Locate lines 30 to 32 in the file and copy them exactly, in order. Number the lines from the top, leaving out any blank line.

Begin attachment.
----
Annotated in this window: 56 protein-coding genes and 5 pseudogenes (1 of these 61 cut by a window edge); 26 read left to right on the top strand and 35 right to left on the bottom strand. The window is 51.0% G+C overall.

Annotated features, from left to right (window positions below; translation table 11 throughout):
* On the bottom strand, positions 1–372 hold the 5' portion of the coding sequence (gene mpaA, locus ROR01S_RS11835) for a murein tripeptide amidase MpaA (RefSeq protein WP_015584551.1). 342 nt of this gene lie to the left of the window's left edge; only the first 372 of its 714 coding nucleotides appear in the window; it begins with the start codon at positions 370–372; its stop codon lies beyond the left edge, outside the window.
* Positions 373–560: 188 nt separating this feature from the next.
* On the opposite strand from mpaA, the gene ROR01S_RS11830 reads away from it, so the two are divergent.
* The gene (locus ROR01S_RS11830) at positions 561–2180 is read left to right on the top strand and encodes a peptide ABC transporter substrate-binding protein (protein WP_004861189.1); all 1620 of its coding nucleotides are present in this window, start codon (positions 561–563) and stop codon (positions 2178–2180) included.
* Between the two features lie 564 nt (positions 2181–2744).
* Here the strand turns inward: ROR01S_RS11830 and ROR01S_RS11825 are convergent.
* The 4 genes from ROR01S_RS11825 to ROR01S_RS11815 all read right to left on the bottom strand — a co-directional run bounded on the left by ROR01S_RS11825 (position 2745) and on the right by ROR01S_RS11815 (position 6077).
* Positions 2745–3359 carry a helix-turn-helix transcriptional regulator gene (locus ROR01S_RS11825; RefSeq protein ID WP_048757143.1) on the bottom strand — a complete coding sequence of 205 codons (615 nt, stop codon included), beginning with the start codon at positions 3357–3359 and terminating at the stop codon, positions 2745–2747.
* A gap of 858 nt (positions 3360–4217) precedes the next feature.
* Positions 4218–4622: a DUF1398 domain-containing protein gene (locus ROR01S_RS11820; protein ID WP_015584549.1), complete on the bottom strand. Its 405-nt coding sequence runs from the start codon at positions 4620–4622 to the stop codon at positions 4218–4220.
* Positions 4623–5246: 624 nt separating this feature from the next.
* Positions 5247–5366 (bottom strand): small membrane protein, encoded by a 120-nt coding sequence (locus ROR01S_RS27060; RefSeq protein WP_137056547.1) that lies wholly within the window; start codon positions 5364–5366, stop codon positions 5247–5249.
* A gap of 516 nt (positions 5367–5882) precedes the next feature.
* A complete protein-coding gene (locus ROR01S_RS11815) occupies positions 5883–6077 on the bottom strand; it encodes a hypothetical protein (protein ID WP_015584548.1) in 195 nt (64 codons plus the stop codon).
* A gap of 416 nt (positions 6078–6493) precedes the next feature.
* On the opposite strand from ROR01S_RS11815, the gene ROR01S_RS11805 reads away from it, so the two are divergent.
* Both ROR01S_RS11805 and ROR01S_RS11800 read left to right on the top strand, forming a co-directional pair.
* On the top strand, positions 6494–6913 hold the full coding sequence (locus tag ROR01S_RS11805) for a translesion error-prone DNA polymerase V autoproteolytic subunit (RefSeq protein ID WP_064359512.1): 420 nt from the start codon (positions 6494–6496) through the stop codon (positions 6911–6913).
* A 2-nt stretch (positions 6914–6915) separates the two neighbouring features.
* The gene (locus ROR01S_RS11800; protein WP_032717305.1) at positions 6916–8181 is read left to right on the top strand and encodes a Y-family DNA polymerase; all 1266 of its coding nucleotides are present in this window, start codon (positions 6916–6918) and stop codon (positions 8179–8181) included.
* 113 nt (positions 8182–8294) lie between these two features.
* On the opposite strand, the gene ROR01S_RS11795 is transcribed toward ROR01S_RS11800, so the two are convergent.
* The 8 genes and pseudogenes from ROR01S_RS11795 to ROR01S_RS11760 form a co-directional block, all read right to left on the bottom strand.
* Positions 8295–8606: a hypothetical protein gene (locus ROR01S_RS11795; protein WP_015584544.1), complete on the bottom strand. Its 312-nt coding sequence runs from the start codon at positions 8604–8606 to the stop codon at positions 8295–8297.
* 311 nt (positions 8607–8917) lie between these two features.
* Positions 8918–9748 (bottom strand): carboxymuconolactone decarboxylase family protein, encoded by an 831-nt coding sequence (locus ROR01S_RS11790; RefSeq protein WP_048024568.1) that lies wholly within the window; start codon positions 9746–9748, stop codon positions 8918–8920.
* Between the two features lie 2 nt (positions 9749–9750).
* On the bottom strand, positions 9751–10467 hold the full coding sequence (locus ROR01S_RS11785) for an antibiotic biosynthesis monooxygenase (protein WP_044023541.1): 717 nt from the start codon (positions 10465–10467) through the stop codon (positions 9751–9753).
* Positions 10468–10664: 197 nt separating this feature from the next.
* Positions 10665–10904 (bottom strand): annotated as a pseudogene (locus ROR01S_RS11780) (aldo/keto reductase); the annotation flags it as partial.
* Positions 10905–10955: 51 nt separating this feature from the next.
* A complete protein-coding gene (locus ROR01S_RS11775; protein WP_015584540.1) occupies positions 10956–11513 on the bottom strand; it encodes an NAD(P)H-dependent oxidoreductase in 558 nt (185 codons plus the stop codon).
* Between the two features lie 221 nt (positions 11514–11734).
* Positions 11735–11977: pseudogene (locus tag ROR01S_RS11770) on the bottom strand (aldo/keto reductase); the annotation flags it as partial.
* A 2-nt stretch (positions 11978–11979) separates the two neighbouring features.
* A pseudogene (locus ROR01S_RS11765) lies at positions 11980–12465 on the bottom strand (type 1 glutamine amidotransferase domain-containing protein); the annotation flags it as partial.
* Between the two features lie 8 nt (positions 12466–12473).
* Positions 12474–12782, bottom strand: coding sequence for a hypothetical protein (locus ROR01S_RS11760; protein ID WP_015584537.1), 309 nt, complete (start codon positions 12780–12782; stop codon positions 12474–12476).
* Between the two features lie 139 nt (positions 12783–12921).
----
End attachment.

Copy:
* On the bottom strand, positions 9751–10467 hold the full coding sequence (locus ROR01S_RS11785) for an antibiotic biosynthesis monooxygenase (protein WP_044023541.1): 717 nt from the start codon (positions 10465–10467) through the stop codon (positions 9751–9753).
* Positions 10468–10664: 197 nt separating this feature from the next.
* Positions 10665–10904 (bottom strand): annotated as a pseudogene (locus ROR01S_RS11780) (aldo/keto reductase); the annotation flags it as partial.